What is most challenging? Setting a speed record, writing a book, owning a business or being a mother?
Being a mother and running a business in which I feel directly responsible for the well-being of our employees and guests are the heaviest aspects of everyday life. Backpacking big miles, writing books, speaking in front of large audiences all have unique challenges, but if I fail or if I have a bad day the subsequent results fall primarily on my shoulders. The roles we take in life where our decisions and actions directly impact the health and well-being of those around us are always going to be the hardest.
How are those challenges similar?
They are all matters of endurance. I’ve never been a sprinter, I’m not one for bursts of speed. But, I am pretty good at moving forward even when I’m tired or the end is out of sight. I’ve listened to a lot of talks and read a lot of books on the topic of leadership. Initially I was swayed by every new concept and adopted different techniques in terms of organization and prioritization, identifying purpose and passion, trying to serve and inspire coworkers and customers. All of those practices held merit, and some were more beneficial than others, but I now believe that the most important aspect of being a leader, taking on a big project, or facing adversity is to just show up and care. If you can do those two things over an extended period of time chances are you will be successful and impactful.
What does Balance in the Rocks mean to you?
The thought that comes to mind is hiking through the rock fields in Pennsylvania on the Appalachian Trail and trying not to fall on my face. The second thought is that like the stacked stones in a rock cairn that marks the trail, balance is achieved in community. I think if we want balance in our family, in our workplace, in our communities and in our environment, it is going to take a lot of rocks stacked and laid and leaning and weighing and supporting each other to define a new and better path forward.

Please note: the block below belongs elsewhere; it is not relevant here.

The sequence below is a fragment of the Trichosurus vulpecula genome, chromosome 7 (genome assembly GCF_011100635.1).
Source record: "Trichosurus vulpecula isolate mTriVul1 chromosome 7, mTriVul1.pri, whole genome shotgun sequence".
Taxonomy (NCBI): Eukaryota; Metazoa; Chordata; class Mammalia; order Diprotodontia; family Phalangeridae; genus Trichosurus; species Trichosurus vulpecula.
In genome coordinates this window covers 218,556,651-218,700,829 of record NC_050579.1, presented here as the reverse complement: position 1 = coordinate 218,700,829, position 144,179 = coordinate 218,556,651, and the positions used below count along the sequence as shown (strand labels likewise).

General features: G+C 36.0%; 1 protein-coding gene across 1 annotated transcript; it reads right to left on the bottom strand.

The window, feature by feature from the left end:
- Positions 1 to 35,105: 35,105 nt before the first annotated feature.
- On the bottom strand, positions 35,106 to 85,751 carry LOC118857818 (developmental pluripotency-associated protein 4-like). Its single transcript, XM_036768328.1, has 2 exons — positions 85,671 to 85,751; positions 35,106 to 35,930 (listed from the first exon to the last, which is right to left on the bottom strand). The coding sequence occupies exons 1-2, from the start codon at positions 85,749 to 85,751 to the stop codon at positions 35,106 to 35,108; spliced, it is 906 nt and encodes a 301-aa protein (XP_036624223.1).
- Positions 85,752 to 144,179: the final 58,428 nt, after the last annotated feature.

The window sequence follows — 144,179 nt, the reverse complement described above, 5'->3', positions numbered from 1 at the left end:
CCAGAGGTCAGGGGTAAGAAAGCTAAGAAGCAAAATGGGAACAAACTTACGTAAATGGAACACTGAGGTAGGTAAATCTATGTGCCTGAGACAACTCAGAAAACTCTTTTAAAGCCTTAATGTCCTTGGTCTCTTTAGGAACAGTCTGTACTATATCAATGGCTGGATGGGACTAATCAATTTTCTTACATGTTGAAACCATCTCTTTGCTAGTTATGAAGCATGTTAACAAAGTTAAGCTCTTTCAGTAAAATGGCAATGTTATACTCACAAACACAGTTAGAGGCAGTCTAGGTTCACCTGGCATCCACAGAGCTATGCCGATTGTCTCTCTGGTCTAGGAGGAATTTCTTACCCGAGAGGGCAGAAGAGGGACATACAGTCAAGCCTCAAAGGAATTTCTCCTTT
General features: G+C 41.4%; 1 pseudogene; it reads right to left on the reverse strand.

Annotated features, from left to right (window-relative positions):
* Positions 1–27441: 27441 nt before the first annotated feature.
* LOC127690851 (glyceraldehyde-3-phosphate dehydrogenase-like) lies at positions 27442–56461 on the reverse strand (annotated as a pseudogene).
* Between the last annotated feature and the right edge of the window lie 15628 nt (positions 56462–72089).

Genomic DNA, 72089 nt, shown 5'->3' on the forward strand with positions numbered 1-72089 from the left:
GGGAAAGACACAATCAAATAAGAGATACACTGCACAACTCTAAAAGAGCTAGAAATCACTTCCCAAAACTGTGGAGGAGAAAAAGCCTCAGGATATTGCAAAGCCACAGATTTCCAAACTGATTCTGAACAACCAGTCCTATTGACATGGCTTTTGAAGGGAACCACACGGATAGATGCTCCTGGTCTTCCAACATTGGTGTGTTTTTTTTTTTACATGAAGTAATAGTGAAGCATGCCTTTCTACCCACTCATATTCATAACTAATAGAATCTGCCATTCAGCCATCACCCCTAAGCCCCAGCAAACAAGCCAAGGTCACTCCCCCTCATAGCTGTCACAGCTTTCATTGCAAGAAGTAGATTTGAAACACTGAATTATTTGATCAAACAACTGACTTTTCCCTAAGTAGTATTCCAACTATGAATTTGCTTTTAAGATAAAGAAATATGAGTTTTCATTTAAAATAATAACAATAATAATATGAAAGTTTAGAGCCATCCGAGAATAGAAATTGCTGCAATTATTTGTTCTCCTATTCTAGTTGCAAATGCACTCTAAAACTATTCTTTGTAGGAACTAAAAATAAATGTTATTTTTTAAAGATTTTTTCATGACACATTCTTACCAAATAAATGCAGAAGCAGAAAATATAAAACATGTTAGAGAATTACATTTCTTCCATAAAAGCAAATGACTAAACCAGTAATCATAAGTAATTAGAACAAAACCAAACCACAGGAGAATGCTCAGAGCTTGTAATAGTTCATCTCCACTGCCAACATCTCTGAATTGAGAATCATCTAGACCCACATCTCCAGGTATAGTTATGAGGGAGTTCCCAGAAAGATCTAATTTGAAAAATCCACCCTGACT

Worst foot care mistake?
Not realizing that feet are like lungs and they need to breathe in order to stay healthy. Synthetic Socks and waterproof shoes wrecked my feet when I first started hiking. Now I always wear a thin pair of wool socks and Astral shoes with breathable fabric and air flow built into the design. And I take my shoes and socks off and let my feet air out when I stop for breaks. Shaking some Gold Bond Powder inside your socks and shoes is also a great way to absorb moisture and keep your feet dry and healthy.
Wettest day on the trail?
My husband and I were hiking on a coastal trail in Wales and water was coming from every direction; down from the sky, sideways from the ocean, upwards from the puddles and creeks we trudged through. I didn’t know it could rain that hard for that long. It is the only time in all my hiking that water got in my dry bags, soaked my down sleeping bag, and it saturated our guidebook until it was illegible and dissolved like tissue. We were in such bad shape, that when the trail finally passed a farm we stopped at the house to beg for help. The farmer let us dry out and sleep in his barn next to a stall full of sheep.
“I think if we want balance in our family, in our workplace, in our communities and in our environment, it is going to take a lot of rocks stacked and laid and leaning and weighing and supporting each other to define a new and better path forward.”
– Jennifer Pharr Davis